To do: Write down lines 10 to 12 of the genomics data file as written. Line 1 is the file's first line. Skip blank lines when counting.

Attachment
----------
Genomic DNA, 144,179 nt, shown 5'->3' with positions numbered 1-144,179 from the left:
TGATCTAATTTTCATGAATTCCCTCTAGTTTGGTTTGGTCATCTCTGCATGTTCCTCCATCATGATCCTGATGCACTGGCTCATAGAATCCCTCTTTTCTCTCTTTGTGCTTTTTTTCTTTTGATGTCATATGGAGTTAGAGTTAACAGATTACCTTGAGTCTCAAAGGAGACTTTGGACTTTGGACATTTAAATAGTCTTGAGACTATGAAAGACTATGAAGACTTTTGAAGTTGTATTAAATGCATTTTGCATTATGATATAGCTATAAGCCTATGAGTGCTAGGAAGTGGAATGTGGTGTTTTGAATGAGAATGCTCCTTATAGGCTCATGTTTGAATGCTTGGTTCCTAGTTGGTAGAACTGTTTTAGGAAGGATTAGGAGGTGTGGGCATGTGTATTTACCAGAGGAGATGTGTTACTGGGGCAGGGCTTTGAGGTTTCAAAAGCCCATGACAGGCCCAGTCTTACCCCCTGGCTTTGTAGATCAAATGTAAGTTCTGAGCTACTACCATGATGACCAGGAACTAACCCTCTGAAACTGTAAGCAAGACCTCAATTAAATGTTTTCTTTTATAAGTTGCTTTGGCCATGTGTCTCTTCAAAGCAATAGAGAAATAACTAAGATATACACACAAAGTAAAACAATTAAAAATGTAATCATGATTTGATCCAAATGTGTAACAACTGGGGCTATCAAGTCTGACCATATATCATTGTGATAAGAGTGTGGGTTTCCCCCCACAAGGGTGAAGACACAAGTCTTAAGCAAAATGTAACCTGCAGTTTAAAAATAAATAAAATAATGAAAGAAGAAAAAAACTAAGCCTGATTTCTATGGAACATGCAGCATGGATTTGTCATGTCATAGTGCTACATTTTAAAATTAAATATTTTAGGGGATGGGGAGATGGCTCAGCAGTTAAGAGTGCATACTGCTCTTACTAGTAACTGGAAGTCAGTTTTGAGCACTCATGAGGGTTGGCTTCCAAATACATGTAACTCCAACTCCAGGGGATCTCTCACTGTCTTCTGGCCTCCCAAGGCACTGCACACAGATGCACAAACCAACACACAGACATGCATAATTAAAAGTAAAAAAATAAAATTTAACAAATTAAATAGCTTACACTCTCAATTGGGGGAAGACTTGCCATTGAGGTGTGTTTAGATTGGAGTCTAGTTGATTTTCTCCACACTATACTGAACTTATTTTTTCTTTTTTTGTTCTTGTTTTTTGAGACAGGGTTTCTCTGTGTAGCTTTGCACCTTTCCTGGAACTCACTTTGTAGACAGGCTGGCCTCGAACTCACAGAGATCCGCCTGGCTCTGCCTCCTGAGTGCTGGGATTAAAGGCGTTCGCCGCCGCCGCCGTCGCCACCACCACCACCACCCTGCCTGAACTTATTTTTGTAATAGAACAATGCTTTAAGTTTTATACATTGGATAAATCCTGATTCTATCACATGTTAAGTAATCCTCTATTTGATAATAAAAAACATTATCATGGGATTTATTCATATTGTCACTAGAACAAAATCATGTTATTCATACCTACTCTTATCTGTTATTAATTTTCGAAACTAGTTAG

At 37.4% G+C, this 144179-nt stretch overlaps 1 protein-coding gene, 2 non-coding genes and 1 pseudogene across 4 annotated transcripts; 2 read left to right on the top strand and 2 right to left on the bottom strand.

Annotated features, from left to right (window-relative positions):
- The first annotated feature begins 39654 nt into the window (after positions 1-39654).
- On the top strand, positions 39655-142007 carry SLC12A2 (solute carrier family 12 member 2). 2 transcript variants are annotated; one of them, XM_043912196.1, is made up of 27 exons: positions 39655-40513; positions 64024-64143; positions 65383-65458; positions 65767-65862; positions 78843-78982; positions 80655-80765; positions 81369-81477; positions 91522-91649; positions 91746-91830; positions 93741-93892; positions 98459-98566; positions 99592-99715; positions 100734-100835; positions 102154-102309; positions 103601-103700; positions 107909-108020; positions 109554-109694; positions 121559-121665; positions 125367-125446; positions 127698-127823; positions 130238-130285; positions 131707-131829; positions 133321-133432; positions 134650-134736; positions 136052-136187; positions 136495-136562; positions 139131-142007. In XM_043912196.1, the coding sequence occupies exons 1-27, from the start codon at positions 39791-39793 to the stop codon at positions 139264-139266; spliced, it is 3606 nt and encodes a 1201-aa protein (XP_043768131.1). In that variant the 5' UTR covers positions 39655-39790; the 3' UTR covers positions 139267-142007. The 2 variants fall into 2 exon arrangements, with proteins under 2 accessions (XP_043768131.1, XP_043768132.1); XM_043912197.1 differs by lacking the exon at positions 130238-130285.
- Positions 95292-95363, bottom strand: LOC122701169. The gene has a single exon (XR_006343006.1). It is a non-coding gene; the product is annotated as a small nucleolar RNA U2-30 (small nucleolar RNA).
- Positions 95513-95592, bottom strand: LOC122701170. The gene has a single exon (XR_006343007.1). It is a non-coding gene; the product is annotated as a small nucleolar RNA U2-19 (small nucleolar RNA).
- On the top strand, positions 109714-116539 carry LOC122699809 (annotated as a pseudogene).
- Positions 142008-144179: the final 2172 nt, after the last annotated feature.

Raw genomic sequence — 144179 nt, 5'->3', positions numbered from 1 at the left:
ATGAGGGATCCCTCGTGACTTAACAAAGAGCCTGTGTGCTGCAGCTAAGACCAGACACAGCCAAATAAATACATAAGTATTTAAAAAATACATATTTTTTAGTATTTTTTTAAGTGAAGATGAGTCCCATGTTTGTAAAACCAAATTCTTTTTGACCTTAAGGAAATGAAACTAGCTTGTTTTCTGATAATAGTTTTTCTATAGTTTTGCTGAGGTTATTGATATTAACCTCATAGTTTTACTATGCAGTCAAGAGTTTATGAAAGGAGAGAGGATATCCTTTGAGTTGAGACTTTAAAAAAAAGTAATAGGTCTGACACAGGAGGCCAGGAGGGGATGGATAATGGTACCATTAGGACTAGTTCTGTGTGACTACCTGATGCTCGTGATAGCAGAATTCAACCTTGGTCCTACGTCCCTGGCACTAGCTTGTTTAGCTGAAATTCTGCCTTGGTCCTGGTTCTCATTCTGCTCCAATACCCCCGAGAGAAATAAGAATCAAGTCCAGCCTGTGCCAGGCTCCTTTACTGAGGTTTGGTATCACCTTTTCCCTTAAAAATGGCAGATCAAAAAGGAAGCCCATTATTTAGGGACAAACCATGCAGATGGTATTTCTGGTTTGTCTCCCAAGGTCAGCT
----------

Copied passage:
- Positions 142008-144179: the final 2172 nt, after the last annotated feature.

Raw genomic sequence — 144179 nt, 5'->3', positions numbered from 1 at the left:
ATGAGGGATCCCTCGTGACTTAACAAAGAGCCTGTGTGCTGCAGCTAAGACCAGACACAGCCAAATAAATACATAAGTATTTAAAAAATACATATTTTTTAGTATTTTTTTAAGTGAAGATGAGTCCCATGTTTGTAAAACCAAATTCTTTTTGACCTTAAGGAAATGAAACTAGCTTGTTTTCTGATAATAGTTTTTCTATAGTTTTGCTGAGGTTATTGATATTAACCTCATAGTTTTACTATGCAGTCAAGAGTTTATGAAAGGAGAGAGGATATCCTTTGAGTTGAGACTTTAAAAAAAAGTAATAGGTCTGACACAGGAGGCCAGGAGGGGATGGATAATGGTACCATTAGGACTAGTTCTGTGTGACTACCTGATGCTCGTGATAGCAGAATTCAACCTTGGTCCTACGTCCCTGGCACTAGCTTGTTTAGCTGAAATTCTGCCTTGGTCCTGGTTCTCATTCTGCTCCAATACCCCCGAGAGAAATAAGAATCAAGTCCAGCCTGTGCCAGGCTCCTTTACTGAGGTTTGGTATCACCTTTTCCCTTAAAAATGGCAGATCAAAAAGGAAGCCCATTATTTAGGGACAAACCATGCAGATGGTATTTCTGGTTTGTCTCCCAAGGTCAGCT